Art Murmur: 10 free iPad drawing apps reviewed

The iPad is a beautiful tool with seemingly endless potential and millions of apps to choose from.

We’re aware of the game Draw Something, but what if you want to kick the artistic capacities of your device up several notches?

Sifting through search results can be a timely process, so I saved you the work. Here are the verdicts of 10 free artistic apps for the iPad, some of which offer incredible features for their price.


A Dave Mustaine painting created in Sketchbook Express. Photo by Alec Damiano.

1. SketchBook Express by Autodesk

This app offers 13 brushes and two erasers. It lets you control the opacity (transparency) of the brush. It also has a color mixer that lets you choose from an unlimited color palette and a color picker that makes matching hues in your painting easier. In addition, SketchBook Express gives you four line/shape tools, a symmetry tool, lets you move pieces around, lets you add text. Perhaps most impressively for a free app, it has a layers feature. It also lets you import photos from your Photo Library and export your work to social networks. Also, no ads!

Verdict: Okay


2. Draw by Orgajja

Draw has pop-up ads and a very limited palette with only ten colors to choose from (black, white, red, green, blue, yellow, pink, turquoise, orange, purple). It lets you change the size of the brush but not opacity, so blending colors is impossible. You can choose from nine background fill colors (the aforementioned colors minus black). You can also import photos from your Photo Library and export your work.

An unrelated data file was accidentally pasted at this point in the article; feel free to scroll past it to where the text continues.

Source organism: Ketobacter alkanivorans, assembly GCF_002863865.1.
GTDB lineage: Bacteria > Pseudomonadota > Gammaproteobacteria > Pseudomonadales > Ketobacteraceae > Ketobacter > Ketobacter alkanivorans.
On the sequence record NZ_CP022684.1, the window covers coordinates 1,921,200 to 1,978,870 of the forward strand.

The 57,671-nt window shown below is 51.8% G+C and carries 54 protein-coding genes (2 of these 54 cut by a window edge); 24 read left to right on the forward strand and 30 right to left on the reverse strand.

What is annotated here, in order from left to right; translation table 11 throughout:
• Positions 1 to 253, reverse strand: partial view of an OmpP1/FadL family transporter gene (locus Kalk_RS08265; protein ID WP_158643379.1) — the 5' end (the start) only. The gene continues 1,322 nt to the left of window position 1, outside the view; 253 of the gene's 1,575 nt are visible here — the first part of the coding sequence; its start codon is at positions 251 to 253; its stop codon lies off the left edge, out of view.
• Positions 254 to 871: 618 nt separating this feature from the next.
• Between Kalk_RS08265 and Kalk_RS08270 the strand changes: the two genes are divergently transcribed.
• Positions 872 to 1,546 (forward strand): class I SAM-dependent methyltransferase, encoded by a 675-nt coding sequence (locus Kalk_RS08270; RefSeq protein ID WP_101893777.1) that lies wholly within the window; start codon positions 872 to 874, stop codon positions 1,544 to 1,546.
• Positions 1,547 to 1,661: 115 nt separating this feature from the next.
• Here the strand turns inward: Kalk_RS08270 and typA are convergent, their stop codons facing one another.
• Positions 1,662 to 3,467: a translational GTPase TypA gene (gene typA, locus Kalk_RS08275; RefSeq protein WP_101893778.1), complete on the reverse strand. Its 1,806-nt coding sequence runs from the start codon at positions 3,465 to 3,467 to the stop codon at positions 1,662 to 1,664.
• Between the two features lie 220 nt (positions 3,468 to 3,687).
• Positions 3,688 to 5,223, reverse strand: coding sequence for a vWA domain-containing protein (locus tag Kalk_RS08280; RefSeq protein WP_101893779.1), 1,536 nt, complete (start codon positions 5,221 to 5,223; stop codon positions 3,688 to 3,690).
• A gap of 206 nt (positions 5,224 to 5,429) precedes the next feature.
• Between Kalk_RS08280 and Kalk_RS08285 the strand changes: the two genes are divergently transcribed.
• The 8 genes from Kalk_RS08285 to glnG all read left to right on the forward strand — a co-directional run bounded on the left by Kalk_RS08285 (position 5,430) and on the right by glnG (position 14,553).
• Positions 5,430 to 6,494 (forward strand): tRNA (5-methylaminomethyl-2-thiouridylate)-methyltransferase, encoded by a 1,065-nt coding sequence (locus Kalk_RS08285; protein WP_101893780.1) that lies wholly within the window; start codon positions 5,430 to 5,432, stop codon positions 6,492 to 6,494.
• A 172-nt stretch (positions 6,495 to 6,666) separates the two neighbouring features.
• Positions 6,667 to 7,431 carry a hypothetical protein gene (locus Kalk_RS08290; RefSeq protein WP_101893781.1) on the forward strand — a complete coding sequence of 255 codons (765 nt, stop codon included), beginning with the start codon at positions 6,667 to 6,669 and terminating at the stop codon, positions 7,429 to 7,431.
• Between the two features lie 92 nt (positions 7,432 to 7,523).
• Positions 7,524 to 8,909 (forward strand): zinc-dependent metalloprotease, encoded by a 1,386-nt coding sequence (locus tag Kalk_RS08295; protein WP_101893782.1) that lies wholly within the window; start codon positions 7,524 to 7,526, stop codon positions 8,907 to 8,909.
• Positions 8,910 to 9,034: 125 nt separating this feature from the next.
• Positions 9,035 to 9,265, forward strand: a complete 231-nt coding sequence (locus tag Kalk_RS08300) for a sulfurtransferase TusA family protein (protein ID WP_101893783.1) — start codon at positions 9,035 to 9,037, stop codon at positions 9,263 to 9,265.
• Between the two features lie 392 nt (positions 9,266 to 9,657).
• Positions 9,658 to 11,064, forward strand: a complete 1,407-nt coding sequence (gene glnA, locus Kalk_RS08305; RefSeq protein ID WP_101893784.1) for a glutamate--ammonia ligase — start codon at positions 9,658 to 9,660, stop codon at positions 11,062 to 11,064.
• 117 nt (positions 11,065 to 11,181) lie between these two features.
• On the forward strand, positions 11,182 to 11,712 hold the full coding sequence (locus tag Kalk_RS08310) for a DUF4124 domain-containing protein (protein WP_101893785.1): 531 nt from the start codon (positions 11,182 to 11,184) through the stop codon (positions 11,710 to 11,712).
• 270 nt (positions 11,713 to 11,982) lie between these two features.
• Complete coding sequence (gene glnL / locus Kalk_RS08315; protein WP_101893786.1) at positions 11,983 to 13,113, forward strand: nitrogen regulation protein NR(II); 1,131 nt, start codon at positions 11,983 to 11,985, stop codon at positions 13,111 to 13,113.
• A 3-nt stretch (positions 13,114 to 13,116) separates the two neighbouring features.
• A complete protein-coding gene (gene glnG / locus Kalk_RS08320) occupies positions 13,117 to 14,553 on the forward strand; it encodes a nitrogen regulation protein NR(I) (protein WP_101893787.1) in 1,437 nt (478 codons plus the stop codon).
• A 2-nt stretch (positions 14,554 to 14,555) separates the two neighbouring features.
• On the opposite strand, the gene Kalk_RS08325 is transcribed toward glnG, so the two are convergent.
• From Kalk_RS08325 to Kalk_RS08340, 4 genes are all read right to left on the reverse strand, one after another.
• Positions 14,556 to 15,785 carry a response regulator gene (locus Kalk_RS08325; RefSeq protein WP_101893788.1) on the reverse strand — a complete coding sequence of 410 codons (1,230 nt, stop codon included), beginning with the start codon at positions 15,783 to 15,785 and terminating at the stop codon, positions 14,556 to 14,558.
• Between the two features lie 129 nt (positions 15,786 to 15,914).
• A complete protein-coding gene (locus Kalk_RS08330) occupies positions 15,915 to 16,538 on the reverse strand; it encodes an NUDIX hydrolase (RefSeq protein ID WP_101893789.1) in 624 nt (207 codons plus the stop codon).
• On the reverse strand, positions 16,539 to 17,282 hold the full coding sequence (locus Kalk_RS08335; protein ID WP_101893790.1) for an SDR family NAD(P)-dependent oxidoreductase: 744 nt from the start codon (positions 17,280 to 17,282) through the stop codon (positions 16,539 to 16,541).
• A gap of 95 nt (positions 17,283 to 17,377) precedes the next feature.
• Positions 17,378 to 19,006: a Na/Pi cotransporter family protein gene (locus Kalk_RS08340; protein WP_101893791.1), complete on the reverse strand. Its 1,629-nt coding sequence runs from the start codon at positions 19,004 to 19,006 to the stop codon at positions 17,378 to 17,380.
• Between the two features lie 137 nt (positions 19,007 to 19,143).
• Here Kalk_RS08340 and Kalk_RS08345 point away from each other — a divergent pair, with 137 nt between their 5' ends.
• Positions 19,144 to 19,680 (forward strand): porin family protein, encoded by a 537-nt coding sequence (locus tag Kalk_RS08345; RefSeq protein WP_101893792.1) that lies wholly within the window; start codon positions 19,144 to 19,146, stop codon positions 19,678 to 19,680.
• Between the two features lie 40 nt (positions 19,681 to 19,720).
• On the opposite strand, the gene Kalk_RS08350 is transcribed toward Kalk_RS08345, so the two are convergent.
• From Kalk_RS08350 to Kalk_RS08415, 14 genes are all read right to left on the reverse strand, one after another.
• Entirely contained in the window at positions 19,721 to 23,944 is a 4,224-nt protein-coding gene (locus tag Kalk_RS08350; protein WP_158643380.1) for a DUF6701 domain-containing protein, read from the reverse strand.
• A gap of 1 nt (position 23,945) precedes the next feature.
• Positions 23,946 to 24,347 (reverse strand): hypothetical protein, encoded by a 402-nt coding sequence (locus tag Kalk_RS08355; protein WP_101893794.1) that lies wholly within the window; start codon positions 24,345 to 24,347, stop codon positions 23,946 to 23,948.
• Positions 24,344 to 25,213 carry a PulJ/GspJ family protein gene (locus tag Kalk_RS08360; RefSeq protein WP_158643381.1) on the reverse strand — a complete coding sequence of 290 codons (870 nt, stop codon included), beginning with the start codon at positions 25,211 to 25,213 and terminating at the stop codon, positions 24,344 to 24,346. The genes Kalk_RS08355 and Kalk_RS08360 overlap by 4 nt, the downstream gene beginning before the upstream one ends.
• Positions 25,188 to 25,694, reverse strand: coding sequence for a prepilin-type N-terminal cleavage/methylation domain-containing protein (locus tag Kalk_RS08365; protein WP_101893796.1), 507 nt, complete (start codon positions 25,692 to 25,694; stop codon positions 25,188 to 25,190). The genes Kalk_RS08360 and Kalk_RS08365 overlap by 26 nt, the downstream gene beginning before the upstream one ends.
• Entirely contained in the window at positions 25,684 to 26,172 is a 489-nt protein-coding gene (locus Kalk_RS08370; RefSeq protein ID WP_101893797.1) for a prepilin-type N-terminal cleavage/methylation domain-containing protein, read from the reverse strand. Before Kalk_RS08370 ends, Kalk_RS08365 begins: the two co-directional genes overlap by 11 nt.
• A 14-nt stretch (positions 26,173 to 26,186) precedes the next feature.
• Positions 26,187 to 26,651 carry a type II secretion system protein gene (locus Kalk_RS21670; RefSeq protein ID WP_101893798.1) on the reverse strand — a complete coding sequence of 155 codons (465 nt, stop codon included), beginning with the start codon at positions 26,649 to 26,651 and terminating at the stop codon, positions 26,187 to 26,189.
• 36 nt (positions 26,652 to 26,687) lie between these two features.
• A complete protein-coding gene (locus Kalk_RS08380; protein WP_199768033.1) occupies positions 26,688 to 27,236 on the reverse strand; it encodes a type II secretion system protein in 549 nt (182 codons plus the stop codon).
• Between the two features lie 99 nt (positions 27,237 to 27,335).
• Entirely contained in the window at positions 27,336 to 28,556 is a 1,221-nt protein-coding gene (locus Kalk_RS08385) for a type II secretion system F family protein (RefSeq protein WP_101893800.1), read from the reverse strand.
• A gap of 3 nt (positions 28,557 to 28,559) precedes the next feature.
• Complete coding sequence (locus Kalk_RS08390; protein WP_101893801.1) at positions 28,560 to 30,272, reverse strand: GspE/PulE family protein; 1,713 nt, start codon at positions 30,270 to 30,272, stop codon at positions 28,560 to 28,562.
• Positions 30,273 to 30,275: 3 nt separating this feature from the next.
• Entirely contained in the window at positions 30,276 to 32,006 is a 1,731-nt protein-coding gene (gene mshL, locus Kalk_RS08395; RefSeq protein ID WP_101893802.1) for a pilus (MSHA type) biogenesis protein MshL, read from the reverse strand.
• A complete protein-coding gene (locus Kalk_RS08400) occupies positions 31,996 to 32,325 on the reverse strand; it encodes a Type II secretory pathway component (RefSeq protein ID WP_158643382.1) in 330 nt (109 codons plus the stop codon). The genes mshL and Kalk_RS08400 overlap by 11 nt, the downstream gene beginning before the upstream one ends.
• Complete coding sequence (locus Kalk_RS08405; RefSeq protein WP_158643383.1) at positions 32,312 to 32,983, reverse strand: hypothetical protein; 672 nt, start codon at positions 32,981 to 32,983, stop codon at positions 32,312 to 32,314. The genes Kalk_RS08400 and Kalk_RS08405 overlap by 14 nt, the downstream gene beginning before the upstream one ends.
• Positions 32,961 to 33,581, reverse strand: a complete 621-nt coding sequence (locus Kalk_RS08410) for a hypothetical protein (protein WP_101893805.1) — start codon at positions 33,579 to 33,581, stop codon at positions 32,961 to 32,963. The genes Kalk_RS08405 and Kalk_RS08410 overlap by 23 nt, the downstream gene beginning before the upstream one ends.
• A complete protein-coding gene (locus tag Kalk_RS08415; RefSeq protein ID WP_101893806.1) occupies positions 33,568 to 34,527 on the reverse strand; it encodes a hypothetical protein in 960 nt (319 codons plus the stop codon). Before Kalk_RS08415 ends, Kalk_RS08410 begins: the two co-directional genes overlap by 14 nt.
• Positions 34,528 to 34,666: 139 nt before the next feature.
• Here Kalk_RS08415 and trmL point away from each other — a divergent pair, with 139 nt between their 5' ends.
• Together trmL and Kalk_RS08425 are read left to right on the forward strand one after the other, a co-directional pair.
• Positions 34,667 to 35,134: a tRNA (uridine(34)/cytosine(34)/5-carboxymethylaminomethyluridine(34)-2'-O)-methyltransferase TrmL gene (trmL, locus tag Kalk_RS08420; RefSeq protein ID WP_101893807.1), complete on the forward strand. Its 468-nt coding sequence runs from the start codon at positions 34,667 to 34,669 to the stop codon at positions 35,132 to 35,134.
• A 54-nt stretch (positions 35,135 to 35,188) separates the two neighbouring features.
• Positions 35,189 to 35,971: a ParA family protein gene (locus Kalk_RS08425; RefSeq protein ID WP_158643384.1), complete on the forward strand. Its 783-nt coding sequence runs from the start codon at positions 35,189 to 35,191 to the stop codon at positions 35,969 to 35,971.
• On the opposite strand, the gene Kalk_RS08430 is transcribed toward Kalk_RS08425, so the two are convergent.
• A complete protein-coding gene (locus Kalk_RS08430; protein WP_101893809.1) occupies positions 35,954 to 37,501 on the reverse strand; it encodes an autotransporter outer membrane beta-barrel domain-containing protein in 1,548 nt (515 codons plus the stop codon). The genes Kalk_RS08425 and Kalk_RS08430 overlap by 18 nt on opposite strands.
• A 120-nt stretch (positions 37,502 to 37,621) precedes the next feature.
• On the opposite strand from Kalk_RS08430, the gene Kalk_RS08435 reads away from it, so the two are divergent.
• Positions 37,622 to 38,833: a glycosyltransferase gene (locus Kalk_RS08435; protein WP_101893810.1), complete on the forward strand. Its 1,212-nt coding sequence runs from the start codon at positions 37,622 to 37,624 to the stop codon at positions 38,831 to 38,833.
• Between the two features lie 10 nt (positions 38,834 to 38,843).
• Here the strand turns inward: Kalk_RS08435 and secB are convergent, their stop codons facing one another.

Verdict: Bad


3. Draw 4 Free by Indigo Penguin Limited

Draw 4 Free is only slightly better than Draw, offering 20 colors. There is also no opacity control, but it also lets you import photos and export your drawings.

Verdict: Bad


4. DrawCast by Daniel Cota

DrawCast offers a social networking component. You create an account, can follow other artists and search for paintings by keywords. A nice feature is being able to watch how paintings were created a la Draw Something. There is a limited color picker. The brush option lets you choose “brush strength” but not opacity. The blur tool is rather unremarkable.

Verdict: Good.


5. Paper by FiftyThree

Paper offers a beautiful and interactive user interface at first glance, offering you a choice between a sketchbook, instruction book, and idea book. After browsing through these realistic lovelies, I was rather disappointed to discover that Paper only offers a fountain pen and eraser for free. There are only seven colors in the palette, and you need to buy the other tools in their webstore. The blending pencil, marker, ink pen, watercolor brush, and color mixer are $1.99 each. The essentials kit—which does not include the mixer—is $6.99. You are able to test out these tools in a small demo, and they are incredibly realistic. But they’re not free. You can invest in flesh-and-blood supplies for a similar price.

Verdict: Good


Final verdict: SketchBook Express by Autodesk offers the most versatile and worthwhile experience for its (lack of) price. If the free version is this good, I can only imagine the paid version will give you a bang for your buck.


Next blog: five more free iPad drawing apps reviewed.


Do you know of any interesting art, entertainment or crafts you’d like me to cover? Tweet me at @DamianoAlec or email me at To see some of my artwork, click here.

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